Perhaps the most frequent questions that I hear in my sales-coaching practice are “Can you help me get organized, once and for all?” And “I don’t have enough time each day to accomplish everything that needs to get done. Can you help me?”
Are people saying they don’t know how to get organized or manage their day? Probably not. The answer to these questions lies in a deeper, more fundamental pair of problems: (a) getting started and (b) following through on goals and strategies. Disorganization and busyness are two obstacles that can keep us from focusing on the larger picture: our goals, such as growing our businesses; or finding ways to work less and earn more.
The Best Intentions
We want to improve and achieve in both our business and personal lives. However, human nature leads us down the path of least resistance, which interferes with our ability to follow through on our goals and the promises we make to ourselves. Each day, we are faced with many choices about what to do and how to do it. We tend to move toward what gives us pleasure and away from painful or uncomfortable things.
Don’t feel discouraged. There are strategies you can use to overcome this natural tendency to do what feels good instead of what you need do to do accomplish your goals. Here are 4 you can apply to any goal you set for yourself.
? Create bold, compelling reasons to follow through on your goal. Make it more painful to not move forward than to do so. For example, focus on how not being organized makes you feel. The more you exaggerate this consequence in your mind, the more likely you’ll be to follow through on your plan. Strike while the iron is hot; don’t delay in getting started.
When you thoroughly understand why reaching your goals is important and the rewards that you will attain by reaching them, you are more apt to follow through with the action required. There is no wrong answer; they are your goals. Define and own them, then move forward to achieve them.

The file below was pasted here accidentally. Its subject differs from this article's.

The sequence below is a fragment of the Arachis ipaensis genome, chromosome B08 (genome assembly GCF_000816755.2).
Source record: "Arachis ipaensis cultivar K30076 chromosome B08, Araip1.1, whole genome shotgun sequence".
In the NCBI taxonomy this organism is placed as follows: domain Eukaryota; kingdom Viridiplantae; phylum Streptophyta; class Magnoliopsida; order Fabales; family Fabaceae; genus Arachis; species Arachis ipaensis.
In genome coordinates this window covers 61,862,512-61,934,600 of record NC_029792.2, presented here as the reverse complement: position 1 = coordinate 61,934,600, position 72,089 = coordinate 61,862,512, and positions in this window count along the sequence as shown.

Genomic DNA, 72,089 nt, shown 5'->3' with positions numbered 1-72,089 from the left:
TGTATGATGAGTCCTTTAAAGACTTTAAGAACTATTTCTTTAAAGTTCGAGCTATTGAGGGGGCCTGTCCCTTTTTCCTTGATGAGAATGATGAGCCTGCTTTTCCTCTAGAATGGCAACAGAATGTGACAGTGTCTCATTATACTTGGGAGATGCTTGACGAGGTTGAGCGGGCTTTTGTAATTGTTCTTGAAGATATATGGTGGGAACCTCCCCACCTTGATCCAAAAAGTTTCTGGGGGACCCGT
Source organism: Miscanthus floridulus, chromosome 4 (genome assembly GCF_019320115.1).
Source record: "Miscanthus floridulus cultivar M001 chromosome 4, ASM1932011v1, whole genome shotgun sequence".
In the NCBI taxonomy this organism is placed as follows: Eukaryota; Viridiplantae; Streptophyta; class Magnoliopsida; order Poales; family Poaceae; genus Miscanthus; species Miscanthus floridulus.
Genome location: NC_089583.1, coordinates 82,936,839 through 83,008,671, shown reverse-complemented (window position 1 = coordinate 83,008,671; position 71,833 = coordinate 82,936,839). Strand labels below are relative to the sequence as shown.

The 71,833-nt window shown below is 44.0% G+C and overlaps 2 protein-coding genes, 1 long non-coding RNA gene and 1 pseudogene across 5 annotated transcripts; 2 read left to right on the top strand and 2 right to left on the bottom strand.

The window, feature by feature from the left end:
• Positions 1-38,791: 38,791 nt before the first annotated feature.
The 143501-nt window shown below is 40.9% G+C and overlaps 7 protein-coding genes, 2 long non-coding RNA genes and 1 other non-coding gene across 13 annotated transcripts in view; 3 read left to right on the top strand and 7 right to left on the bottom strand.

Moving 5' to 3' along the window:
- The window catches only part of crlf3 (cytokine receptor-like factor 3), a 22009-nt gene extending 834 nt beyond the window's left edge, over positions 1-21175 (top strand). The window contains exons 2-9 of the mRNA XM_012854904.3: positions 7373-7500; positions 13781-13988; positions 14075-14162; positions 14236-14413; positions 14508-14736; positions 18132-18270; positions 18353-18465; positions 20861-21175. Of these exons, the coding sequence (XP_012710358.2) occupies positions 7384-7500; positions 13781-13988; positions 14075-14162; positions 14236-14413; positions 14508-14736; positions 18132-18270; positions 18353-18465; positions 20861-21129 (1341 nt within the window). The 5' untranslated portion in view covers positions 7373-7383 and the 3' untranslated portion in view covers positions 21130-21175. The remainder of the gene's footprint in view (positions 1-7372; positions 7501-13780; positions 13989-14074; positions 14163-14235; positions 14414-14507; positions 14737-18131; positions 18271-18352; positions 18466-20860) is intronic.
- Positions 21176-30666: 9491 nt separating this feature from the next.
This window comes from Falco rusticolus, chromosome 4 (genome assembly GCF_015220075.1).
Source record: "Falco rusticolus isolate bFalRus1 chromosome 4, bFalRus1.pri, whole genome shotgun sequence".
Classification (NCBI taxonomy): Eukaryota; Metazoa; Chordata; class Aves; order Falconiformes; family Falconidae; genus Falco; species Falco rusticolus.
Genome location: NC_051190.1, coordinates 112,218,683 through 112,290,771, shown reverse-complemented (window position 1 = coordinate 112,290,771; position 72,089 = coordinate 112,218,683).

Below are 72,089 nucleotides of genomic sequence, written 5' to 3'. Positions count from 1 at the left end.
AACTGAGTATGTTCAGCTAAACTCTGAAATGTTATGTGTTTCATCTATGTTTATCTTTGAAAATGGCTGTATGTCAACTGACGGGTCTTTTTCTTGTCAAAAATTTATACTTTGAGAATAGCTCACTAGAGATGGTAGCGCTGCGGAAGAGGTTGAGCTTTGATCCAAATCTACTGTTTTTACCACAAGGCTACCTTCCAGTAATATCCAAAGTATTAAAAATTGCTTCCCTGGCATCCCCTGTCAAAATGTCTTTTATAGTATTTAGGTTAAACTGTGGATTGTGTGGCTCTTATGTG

? Start with small goals. You might, for example, start by clearing that stack of paper in your in-box, then get into the habit of clearing out the box regularly. Build upon this habit by aiming higher with the next goal (in this case, clearing the stacks of paper from your credenza).
Tough it out: Do whatever it takes to stay on track and focused for the first few weeks, even if that means cutting back on the number of projects you work on. I’ve learned in my coaching practice that you need to keep the large end-goal in mind, but that you also need to break it down into smaller projects along the way. When you break it all down into smaller milestones, instead of trying to get from A to Z all at one time, you are more apt to succeed. Remember the old saying: A journey of a thousand miles begins with a single step.
? Don’t go it alone. Ask associates to partner with you. Keep each other on track and accountable regarding your respective goals. Alternatively, find people you would not want to disappoint, and make a promise to them. There is strength in numbers. If you surround yourself, or at least pair up, with positive and goal-driven people, some of their energy will motivate you, as well.
When those around you know that you have set goals you’d like to achieve, they will most likely be supportive and help you stay on track. A cheerleader on the sidelines, or a caring coach or partner, can increase your chances of staying on-target.